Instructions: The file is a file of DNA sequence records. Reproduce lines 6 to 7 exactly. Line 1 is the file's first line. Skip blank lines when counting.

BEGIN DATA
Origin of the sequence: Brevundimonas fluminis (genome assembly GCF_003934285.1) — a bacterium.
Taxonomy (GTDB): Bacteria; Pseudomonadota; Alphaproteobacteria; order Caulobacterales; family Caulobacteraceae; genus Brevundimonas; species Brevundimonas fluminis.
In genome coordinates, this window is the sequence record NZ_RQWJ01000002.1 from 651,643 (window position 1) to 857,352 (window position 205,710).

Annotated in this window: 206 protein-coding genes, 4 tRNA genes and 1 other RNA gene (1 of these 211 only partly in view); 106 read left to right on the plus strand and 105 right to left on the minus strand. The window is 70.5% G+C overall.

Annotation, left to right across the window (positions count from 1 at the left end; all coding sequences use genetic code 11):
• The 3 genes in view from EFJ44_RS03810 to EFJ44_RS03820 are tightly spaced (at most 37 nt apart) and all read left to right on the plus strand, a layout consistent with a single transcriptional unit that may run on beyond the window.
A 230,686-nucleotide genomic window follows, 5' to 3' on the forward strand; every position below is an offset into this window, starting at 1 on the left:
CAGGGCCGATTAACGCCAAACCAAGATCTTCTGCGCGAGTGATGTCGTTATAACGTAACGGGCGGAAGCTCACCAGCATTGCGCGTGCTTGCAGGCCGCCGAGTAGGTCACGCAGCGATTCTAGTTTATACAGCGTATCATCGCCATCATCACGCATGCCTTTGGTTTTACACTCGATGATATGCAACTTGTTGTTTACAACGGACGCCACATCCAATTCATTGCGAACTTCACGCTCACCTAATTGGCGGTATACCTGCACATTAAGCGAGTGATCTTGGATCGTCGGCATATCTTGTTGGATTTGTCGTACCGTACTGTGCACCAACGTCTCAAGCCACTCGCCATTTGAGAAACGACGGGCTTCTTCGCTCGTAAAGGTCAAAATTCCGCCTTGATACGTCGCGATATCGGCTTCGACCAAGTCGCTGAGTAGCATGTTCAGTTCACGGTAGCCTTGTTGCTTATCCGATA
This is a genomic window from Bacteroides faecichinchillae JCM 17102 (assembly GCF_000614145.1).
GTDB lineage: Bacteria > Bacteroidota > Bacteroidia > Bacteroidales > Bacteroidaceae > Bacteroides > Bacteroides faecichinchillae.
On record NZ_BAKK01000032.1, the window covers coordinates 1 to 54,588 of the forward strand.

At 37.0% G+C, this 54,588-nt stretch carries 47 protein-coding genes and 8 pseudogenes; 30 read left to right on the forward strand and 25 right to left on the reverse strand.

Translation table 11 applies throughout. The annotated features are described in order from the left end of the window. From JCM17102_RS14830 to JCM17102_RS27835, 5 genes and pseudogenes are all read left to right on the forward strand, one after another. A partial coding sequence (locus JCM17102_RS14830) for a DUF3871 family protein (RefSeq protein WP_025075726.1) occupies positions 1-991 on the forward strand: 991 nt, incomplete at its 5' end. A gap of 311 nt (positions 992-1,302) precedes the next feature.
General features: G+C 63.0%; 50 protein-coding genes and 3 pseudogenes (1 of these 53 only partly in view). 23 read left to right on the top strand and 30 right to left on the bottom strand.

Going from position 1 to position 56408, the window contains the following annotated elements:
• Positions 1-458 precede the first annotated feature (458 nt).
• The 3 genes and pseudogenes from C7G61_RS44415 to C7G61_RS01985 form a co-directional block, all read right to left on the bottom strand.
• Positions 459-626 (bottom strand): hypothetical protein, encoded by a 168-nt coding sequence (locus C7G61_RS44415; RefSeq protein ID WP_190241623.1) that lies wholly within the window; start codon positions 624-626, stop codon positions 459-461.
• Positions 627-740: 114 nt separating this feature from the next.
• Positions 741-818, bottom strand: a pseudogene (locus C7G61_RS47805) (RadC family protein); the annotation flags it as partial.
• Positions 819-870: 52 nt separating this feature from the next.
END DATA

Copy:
• The 3 genes in view from EFJ44_RS03810 to EFJ44_RS03820 are tightly spaced (at most 37 nt apart) and all read left to right on the plus strand, a layout consistent with a single transcriptional unit that may run on beyond the window.
A 230,686-nucleotide genomic window follows, 5' to 3' on the forward strand; every position below is an offset into this window, starting at 1 on the left: